The best parking spot in Washington is currently occupied by the 1962 Willys Jeep that Ronald Reagan used to drive all over his California ranch. The open-topped Jeep — painted a dull red with white pinstriping and sporting the dents and scrapes of honest toil — sits smack dab on the Mall, between the National Gallery and the Air and Space Museum.
It’s encased in a glass box that glows softly at night. It’s like Mao’s crystal coffin but for an automotive relic beloved by the Gipper.
“This is a representative of who he was: hardworking,” Diane Parker, director of operations at the Historic Vehicle Association (HVA), told me Thursday morning as we dodged arcs of water erupting from the Mall’s sprinkler system.
The Jeep is on display to mark its induction into the National Historic Vehicle Register, a program of the Gaithersburg, Md.-based HVA that aims to celebrate America’s automotive heritage. The car — truck? — was a gift in 1963 from Nancy Reagan to her husband. It proved the perfect vehicle for clearing brush, which is what Western politicians do in their spare time.
The Jeep lives at the Reagans’ Santa Barbara ranch, which is now owned by the Young America’s Foundation. This is the first time it has been out of California since Nancy bought it. Diane said the Jeep is currently “decommissioned.”
“It doesn’t run,” she said.
When it did run, it was said to be Reagan’s favorite vehicle, preferred over the blue 1983 Jeep Scrambler that he also drove on the ranch, even ferrying Mikhail Gorbachev around in it.
A car is a window into a person’s soul, and maybe even more so when it comes to politicians, who trade in symbolism. One of the best pieces the Onion ever did was about a shirtless Joe Biden washing his 1981 Trans Am in the White House driveway — the T-top model, naturally.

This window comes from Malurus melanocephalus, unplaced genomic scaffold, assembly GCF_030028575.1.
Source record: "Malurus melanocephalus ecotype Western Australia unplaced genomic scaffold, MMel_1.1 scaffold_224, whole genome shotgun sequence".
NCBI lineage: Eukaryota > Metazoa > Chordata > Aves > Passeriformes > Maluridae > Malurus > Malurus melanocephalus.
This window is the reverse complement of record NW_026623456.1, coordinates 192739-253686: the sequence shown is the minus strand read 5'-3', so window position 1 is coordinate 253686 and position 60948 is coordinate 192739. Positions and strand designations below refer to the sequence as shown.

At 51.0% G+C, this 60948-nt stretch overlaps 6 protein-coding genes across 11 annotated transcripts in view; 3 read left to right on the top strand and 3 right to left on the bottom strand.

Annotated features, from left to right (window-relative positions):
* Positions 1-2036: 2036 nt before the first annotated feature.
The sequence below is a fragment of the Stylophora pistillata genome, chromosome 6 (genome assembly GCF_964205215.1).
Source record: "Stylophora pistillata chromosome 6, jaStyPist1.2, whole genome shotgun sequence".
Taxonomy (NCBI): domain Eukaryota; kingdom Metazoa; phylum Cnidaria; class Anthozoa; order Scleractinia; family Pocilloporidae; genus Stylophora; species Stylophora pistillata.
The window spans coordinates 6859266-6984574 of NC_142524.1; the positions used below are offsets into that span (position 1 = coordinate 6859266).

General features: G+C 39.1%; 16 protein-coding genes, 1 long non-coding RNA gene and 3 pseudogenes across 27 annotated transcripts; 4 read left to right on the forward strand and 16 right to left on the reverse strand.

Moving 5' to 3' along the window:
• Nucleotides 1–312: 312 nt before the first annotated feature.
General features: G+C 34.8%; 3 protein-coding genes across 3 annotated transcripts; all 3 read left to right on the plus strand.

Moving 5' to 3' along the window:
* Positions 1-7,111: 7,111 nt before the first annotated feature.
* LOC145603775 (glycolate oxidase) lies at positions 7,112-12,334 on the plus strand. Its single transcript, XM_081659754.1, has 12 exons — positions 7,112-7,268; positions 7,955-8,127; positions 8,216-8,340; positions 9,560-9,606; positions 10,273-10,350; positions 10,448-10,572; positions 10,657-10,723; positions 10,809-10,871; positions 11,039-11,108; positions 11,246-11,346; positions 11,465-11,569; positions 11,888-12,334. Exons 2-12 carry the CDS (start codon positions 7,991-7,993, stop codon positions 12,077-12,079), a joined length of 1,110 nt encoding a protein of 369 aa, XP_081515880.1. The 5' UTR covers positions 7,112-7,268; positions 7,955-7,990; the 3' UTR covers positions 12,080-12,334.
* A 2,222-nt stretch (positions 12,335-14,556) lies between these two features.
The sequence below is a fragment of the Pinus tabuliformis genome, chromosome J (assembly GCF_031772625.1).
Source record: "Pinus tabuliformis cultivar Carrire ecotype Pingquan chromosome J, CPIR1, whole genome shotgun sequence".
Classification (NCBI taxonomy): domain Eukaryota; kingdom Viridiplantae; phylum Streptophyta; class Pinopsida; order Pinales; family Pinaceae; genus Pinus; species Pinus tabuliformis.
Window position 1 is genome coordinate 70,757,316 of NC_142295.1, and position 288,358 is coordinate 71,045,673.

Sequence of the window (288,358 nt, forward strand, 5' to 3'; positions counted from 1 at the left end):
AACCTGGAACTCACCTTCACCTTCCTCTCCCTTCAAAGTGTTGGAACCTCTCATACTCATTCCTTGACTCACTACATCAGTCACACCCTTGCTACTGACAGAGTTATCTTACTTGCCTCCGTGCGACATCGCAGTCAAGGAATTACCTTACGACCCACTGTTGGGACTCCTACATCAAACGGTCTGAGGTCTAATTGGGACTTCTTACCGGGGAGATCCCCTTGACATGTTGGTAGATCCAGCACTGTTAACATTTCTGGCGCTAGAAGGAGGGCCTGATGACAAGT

The Jeep — descended from the famed World War II military vehicle — would seem to suit Reagan. It’s hard to imagine him clearing brush with a Land Rover, the British royal family’s mount of choice, or an El Camino, chariot of the dirtballs. He’d have looked even weirder behind the wheel of a VW Bug or a wimpy Peugeot.
And yet wrap your head around this: Reagan also had a 1978 Subaru Brat, that weird little import with buckets seats welded to the truck bed.
Probably the safest transportational choice for any president or presidential candidate is a Mustang, the quintessential modern American car. When he was governor of Arkansas, Bill Clinton had a blue 1967 Ford Mustang convertible. It used to be on loan to the Museum of Automobiles in Morrilton, Ark., but when I called to check on it, they told me Clinton had taken it back and given it to his nephew.
Not all Mustangs are created equal, of course. In the summer of 1987, I came across a classified ad in The Post for Gary Hart’s Mustang. It had been raffled off in a fundraiser to help pay campaign debts. The winner was a D.C. lawyer named Paul who hoped the Mustang’s interesting provenance — own the car driven by the presidential candidate brought low by scandal! — would bring a payoff beyond the Blue Book value.
I don’t know if Paul ever sold it, but if he did, he probably didn’t get much. It was a 1975 Mustang II, the lamest Mustang ever made.
Reagan’s Willys Jeep CJ-6 was preceded in the glowing jewel box on the Mall by another car with presidential connections: William Howard Taft’s 1909 White steam car, trucked down from the Heritage Museums & Gardens in Sandwich, Mass.
Presidential cars are scattered about. You can see LBJ’s floating Amphicar at the Lyndon B. Johnson National Historical Park in Stonewall, Tex. The Woodrow Wilson Presidential Library and Museum in Staunton, Va., has Wilson’s 1919 Pierce-Arrow limousine.
Meanwhile, over at Mount Vernon. . . . Well, they don’t have George Washington’s car. They don’t have his actual horse, either. But they do have the closest thing: a taxidermied animal representing , the massive gray horse the president rode. Call it the Mustang of the 18th century.
Reagan’s Willys Jeep will be on display till Tuesday, when that primo parking space will be open, but not for you.